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Walk Off the Chocolate Cravings

By Joanne Sgro-Killworth HERWriter
 
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It is that time of year again, where visions of chocolate treats dance in our heads. This can especially happen while we sit at our desks, tempted by holiday office treats.

But now, a new study from the University of Exeter in the United Kingdom, lowers the “chocolate bar” in terms of just how much chocolate you will eat if you implement a short walk.

The study published in the journal Appetite found that “A 15-minute walk can cut snacking on chocolate at work by half.

The study showed that, even in stressful situations, workers eat only half as much chocolate as they normally would after this short burst of physical activity.”

The study consisted of the nearly 80 regular chocolate eating participants who were “hired” into a simulated work environment. One of the job requirements was that they abstain from the delicacy for two days prior to the study.

The 78 “chocolate factory” enthusiasts were broken up into four groups. Two groups took a brisk 15 minute treadmill walk and were then asked to report to their desks to complete a task. One was given a more menial task while the other required more work.

Meanwhile, the other two groups were asked to take a break and rest instead of jumping on the treadmill. They too were given the same working orders with one group getting some “busy” work and the other a harder task.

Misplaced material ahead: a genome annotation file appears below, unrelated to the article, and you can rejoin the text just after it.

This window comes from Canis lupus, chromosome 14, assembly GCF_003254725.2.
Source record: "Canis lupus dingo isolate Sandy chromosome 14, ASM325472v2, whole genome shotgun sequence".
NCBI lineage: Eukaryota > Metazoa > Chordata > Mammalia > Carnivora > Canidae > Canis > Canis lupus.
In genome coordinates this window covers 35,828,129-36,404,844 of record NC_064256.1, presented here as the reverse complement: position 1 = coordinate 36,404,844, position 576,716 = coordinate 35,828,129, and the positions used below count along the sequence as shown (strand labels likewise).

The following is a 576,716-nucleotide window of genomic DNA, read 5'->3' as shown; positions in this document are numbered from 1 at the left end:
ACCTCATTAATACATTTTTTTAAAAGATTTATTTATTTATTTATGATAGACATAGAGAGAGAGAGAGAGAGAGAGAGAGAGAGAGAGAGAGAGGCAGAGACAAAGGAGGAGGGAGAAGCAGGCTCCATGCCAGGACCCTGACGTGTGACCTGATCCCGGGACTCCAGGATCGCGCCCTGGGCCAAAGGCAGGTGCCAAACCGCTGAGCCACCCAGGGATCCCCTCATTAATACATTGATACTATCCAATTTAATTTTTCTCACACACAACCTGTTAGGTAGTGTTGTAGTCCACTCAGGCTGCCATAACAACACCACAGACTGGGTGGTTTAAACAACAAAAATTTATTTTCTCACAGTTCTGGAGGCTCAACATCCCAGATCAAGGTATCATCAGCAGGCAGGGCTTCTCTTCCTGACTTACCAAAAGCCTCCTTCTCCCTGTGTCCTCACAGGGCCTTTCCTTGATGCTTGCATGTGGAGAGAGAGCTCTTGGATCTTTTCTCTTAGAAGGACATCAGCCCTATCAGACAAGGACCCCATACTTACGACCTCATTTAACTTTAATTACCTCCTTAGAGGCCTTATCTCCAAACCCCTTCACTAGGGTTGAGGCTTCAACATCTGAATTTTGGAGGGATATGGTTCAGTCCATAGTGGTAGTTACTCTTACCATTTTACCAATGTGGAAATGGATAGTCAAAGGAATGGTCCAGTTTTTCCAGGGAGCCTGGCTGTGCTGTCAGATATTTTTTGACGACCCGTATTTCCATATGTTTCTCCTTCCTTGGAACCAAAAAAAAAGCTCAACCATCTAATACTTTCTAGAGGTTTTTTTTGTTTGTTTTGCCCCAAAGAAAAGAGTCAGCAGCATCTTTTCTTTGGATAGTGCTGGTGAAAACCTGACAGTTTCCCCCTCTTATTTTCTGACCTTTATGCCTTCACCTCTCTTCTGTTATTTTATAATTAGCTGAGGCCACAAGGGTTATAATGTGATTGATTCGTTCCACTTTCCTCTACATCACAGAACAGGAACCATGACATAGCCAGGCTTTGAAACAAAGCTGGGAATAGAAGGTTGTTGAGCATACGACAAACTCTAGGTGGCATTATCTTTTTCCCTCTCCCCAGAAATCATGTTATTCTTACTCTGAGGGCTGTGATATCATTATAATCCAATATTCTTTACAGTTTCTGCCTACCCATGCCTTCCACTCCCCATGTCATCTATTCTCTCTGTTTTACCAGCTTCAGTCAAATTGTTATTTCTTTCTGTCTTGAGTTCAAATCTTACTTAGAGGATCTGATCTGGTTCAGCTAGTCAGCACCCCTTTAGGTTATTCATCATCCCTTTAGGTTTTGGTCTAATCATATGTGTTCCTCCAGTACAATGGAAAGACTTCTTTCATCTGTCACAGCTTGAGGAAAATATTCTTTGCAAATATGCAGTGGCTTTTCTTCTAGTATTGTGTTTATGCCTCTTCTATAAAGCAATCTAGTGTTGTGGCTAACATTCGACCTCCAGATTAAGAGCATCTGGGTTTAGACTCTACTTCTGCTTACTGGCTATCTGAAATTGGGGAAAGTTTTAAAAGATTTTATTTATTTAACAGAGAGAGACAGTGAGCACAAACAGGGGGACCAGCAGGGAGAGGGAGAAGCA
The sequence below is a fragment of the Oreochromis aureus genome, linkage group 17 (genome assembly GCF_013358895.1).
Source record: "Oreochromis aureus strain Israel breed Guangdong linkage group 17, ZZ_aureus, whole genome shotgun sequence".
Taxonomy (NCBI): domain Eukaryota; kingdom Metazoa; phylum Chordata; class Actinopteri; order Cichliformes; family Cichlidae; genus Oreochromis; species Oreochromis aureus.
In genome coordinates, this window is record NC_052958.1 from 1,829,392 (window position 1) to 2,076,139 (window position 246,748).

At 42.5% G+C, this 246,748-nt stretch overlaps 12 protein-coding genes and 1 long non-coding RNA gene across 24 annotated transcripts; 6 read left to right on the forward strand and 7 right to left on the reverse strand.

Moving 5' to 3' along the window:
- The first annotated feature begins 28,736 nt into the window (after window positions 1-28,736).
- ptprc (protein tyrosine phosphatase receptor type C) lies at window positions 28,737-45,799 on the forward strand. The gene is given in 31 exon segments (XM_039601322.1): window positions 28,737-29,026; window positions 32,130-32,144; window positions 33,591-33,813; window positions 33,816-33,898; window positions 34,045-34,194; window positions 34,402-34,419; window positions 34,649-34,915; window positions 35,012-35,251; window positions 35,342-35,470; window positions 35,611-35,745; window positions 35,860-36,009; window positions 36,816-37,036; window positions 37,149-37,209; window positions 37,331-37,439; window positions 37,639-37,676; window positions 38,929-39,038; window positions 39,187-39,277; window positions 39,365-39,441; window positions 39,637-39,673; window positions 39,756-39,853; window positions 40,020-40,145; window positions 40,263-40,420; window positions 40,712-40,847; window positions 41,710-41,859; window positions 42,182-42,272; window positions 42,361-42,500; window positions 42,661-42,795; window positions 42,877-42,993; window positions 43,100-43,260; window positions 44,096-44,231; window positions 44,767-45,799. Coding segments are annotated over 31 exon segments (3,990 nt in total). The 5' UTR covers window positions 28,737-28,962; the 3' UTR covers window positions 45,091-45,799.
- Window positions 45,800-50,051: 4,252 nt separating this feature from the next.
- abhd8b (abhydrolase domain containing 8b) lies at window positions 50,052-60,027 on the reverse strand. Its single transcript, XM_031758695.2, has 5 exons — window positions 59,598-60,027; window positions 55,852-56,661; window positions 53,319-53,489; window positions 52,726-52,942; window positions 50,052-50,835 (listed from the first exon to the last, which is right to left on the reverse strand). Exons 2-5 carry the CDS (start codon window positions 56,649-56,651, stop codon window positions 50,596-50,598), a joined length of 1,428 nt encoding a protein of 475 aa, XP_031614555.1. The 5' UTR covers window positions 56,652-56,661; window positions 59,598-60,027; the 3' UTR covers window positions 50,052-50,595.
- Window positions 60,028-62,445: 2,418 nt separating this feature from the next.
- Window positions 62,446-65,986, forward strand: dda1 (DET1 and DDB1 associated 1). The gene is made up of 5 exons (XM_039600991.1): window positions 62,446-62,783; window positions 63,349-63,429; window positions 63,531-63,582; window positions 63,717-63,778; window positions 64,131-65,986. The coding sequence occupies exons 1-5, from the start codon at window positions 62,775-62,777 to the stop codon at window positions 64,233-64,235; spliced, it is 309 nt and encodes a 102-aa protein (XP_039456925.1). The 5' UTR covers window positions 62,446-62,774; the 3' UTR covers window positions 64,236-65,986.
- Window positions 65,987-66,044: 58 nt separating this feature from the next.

Chocolate was as accessible to them as an office computer mouse, sitting right in front of them on their desks.

But what researchers found is that those who exercised ate less chocolate, about half less, to be exact, than those who merely rested. The type of work and level of difficulty was not reflected in their chocolate urges according to results.

Study leader Professor Adrian Taylor was quoted in Science Daily saying that mindless snacking on chocolate while in the office can attribute to excess weight.

“We often feel that these snacks give us an energy boost, or help us deal with the stress of our jobs, including boredom," he said.

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We value and respect our HERWriters' experiences, but everyone is different. Many of our writers are speaking from personal experience, and what's worked for them may not work for you. Their articles are not a substitute for medical advice, although we hope you can gain knowledge from their insight.

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